While front-end and back-end coding require distinctly different skill sets, coding classes, and approaches to development, transitioning from front-end to back-end coding is actually more common than you think.
Let’s be clear on what makes these two types of coding distinct, for those of you who may be learning how to program for the first time.
Front-end programmers are responsible for creating the user- or client-facing portion of a website or app. This can include not just the code that powers the user interface, but also working with designers responsible for creating the visual layout that a user or client will interact with.
Back-end development involves coding work on the server and database side of an app or piece of software. While back-end coders need to sync with the code on the front-end, back-end development is largely about setting up how the database will process and respond to user requests, queries, and actually power the app to do what it’s being asked to do.
A common metaphor used to distinguish the two sides is that front-end coders create the steering wheel, brake and gas pedals, gearshift, and even the paint job for a new car, while back-end coders are responsible for everything under the hood and frame that actually makes the car go, steer, and respond to the driver’s actions.
So what if you decide transitioning from front-end to back-end coding is right for you? The good news is that plenty of developers have made this career choice before you, and there are some best practices and tips that you can follow to help make this transition easier.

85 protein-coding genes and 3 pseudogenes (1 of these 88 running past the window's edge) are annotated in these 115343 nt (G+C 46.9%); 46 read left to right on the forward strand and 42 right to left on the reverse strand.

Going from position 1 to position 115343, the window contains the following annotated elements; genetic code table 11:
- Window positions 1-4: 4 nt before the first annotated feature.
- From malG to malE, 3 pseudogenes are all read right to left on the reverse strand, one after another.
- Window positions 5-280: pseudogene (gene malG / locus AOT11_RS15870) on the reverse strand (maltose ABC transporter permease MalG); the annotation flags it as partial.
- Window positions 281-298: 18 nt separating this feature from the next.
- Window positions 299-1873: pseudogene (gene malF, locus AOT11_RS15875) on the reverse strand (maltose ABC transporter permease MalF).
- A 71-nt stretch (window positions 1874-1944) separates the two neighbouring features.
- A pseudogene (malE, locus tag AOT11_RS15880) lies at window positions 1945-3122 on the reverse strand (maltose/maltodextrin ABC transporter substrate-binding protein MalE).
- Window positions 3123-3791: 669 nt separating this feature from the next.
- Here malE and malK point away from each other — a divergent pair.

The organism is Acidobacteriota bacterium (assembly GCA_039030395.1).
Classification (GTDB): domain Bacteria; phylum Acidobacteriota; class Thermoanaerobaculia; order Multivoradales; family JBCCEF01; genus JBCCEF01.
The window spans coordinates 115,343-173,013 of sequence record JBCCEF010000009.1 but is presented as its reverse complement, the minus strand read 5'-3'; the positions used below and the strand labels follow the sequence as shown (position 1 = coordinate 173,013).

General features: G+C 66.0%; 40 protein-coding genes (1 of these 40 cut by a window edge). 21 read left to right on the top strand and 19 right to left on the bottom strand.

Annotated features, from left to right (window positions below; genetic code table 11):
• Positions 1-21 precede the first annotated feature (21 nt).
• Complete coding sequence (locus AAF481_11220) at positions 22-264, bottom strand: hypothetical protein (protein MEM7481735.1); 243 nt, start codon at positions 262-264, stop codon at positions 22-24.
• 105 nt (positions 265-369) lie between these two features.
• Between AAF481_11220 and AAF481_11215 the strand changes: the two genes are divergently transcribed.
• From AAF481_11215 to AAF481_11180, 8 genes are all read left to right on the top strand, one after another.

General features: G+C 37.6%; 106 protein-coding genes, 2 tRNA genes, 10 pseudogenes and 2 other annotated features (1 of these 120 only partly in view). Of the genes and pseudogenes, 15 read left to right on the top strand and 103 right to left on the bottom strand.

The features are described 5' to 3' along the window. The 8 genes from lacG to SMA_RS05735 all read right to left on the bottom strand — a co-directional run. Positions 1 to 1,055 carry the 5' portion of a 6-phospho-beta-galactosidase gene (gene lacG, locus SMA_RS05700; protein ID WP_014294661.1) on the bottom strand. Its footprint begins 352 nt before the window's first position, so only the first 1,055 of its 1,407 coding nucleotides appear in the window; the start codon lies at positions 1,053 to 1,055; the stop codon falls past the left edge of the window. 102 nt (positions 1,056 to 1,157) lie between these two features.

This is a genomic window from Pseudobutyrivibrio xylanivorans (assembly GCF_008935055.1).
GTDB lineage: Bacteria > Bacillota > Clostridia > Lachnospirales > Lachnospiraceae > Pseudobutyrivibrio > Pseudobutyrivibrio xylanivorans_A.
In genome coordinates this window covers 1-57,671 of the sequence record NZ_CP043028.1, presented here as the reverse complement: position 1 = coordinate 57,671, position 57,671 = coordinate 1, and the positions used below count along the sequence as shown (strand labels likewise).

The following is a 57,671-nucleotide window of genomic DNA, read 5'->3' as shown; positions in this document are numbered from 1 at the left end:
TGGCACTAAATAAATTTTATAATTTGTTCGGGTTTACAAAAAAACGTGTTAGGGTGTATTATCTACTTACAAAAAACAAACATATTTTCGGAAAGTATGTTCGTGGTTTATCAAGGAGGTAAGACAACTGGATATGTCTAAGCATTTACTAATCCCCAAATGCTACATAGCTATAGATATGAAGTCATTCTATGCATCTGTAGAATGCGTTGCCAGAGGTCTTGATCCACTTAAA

Have A Clear Picture Of What You Are Getting Into
One of the biggest misconceptions front-end developers who want to make the transition to back-end often have is that this process simply involves building off your existing coding skill set and knowledge base. But that is a recipe for frustration and heartbreak- - because if you are expecting a smooth transition which simply involves adding skills to what you already know, you’ll find yourself thwarted and overwhelmed quickly.
The truth is that to become a successful back-end developer, you’ll likely need to learn new languages, frameworks, and IDEs -- all at the same time. Here are some other key considerations to remember:
First, make sure you have a good reason to make this transition. Is front-end development not challenging or demanding enough for you? Are you more interested in working “under the hood”? Or do you want to be able to handle both sides of your own application, to minimize the need for external developers and fix your own issues as they arise?
Then, be willing to consider yourself a “beginner” again, and set aside your ego. The more you embrace treating back-end coding the same way you did when you learned front-end development, the less frustration during the transition.
Also, do you have a peer or mentor figure who can serve as a patient and helpful guide for you? Finding a trusted collaborator to turn to for advice or help can also ease the learning curve.
Finally, what coding classes will you need to take? What gaps in knowledge do you already know you have? Develop a clear learning plan (with reasonable goals) to help stay on track and measure progress, which can keep you motivated.
Find Reliable And Valuable Resources To Turn To As You Learn